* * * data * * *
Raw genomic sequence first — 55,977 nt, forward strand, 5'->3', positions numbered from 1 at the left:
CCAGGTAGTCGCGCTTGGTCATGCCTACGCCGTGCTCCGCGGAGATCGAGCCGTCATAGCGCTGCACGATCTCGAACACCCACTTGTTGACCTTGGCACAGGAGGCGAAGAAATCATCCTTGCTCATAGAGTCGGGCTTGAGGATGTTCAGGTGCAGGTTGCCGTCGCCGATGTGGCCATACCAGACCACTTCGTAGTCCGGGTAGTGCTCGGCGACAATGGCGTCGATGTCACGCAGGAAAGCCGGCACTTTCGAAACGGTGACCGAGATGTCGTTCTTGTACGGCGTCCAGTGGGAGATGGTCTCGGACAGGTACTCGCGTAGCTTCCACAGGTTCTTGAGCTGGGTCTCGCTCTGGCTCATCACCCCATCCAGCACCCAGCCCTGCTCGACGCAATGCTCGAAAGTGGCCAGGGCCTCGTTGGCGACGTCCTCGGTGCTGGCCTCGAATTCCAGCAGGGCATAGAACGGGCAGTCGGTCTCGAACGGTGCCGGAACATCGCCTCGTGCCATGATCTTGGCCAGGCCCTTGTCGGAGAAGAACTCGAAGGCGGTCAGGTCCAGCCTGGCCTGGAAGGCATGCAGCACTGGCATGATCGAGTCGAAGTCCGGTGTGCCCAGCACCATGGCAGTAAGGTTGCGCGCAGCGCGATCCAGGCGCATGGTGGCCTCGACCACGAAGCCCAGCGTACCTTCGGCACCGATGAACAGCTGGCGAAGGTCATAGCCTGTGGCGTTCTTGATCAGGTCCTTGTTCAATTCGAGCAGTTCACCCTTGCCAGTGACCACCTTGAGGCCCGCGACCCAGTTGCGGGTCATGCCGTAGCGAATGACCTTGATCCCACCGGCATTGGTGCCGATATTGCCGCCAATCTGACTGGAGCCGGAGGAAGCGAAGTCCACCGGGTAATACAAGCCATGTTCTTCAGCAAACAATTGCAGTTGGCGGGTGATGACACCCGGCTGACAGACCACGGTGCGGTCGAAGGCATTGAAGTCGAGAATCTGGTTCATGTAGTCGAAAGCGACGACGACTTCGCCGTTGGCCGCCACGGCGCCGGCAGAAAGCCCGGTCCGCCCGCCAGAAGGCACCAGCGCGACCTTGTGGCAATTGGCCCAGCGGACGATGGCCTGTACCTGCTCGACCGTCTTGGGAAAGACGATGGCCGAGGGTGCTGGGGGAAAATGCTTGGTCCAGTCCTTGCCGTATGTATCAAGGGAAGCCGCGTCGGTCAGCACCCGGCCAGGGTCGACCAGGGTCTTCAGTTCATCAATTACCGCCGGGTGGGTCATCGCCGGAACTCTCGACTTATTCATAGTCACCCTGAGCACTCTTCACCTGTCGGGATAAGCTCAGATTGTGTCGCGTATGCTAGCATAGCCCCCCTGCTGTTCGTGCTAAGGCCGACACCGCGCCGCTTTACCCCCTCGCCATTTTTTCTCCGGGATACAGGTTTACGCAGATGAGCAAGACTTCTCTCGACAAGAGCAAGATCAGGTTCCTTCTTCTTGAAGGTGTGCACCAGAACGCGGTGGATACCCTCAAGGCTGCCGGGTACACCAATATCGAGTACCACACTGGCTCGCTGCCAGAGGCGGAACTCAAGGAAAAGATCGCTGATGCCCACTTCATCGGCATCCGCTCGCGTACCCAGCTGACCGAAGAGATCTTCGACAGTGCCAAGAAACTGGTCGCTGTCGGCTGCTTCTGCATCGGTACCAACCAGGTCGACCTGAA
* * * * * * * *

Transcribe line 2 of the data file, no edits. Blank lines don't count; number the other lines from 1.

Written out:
CCAGGTAGTCGCGCTTGGTCATGCCTACGCCGTGCTCCGCGGAGATCGAGCCGTCATAGCGCTGCACGATCTCGAACACCCACTTGTTGACCTTGGCACAGGAGGCGAAGAAATCATCCTTGCTCATAGAGTCGGGCTTGAGGATGTTCAGGTGCAGGTTGCCGTCGCCGATGTGGCCATACCAGACCACTTCGTAGTCCGGGTAGTGCTCGGCGACAATGGCGTCGATGTCACGCAGGAAAGCCGGCACTTTCGAAACGGTGACCGAGATGTCGTTCTTGTACGGCGTCCAGTGGGAGATGGTCTCGGACAGGTACTCGCGTAGCTTCCACAGGTTCTTGAGCTGGGTCTCGCTCTGGCTCATCACCCCATCCAGCACCCAGCCCTGCTCGACGCAATGCTCGAAAGTGGCCAGGGCCTCGTTGGCGACGTCCTCGGTGCTGGCCTCGAATTCCAGCAGGGCATAGAACGGGCAGTCGGTCTCGAACGGTGCCGGAACATCGCCTCGTGCCATGATCTTGGCCAGGCCCTTGTCGGAGAAGAACTCGAAGGCGGTCAGGTCCAGCCTGGCCTGGAAGGCATGCAGCACTGGCATGATCGAGTCGAAGTCCGGTGTGCCCAGCACCATGGCAGTAAGGTTGCGCGCAGCGCGATCCAGGCGCATGGTGGCCTCGACCACGAAGCCCAGCGTACCTTCGGCACCGATGAACAGCTGGCGAAGGTCATAGCCTGTGGCGTTCTTGATCAGGTCCTTGTTCAATTCGAGCAGTTCACCCTTGCCAGTGACCACCTTGAGGCCCGCGACCCAGTTGCGGGTCATGCCGTAGCGAATGACCTTGATCCCACCGGCATTGGTGCCGATATTGCCGCCAATCTGACTGGAGCCGGAGGAAGCGAAGTCCACCGGGTAATACAAGCCATGTTCTTCAGCAAACAATTGCAGTTGGCGGGTGATGACACCCGGCTGACAGACCACGGTGCGGTCGAAGGCATTGAAGTCGAGAATCTGGTTCATGTAGTCGAAAGCGACGACGACTTCGCCGTTGGCCGCCACGGCGCCGGCAGAAAGCCCGGTCCGCCCGCCAGAAGGCACCAGCGCGACCTTGTGGCAATTGGCCCAGCGGACGATGGCCTGTACCTGCTCGACCGTCTTGGGAAAGACGATGGCCGAGGGTGCTGGGGGAAAATGCTTGGTCCAGTCCTTGCCGTATGTATCAAGGGAAGCCGCGTCGGTCAGCACCCGGCCAGGGTCGACCAGGGTCTTCAGTTCATCAATTACCGCCGGGTGGGTCATCGCCGGAACTCTCGACTTATTCATAGTCACCCTGAGCACTCTTCACCTGTCGGGATAAGCTCAGATTGTGTCGCGTATGCTAGCATAGCCCCCCTGCTGTTCGTGCTAAGGCCGACACCGCGCCGCTTTACCCCCTCGCCATTTTTTCTCCGGGATACAGGTTTACGCAGATGAGCAAGACTTCTCTCGACAAGAGCAAGATCAGGTTCCTTCTTCTTGAAGGTGTGCACCAGAACGCGGTGGATACCCTCAAGGCTGCCGGGTACACCAATATCGAGTACCACACTGGCTCGCTGCCAGAGGCGGAACTCAAGGAAAAGATCGCTGATGCCCACTTCATCGGCATCCGCTCGCGTACCCAGCTGACCGAAGAGATCTTCGACAGTGCCAAGAAACTGGTCGCTGTCGGCTGCTTCTGCATCGGTACCAACCAGGTCGACCTGAA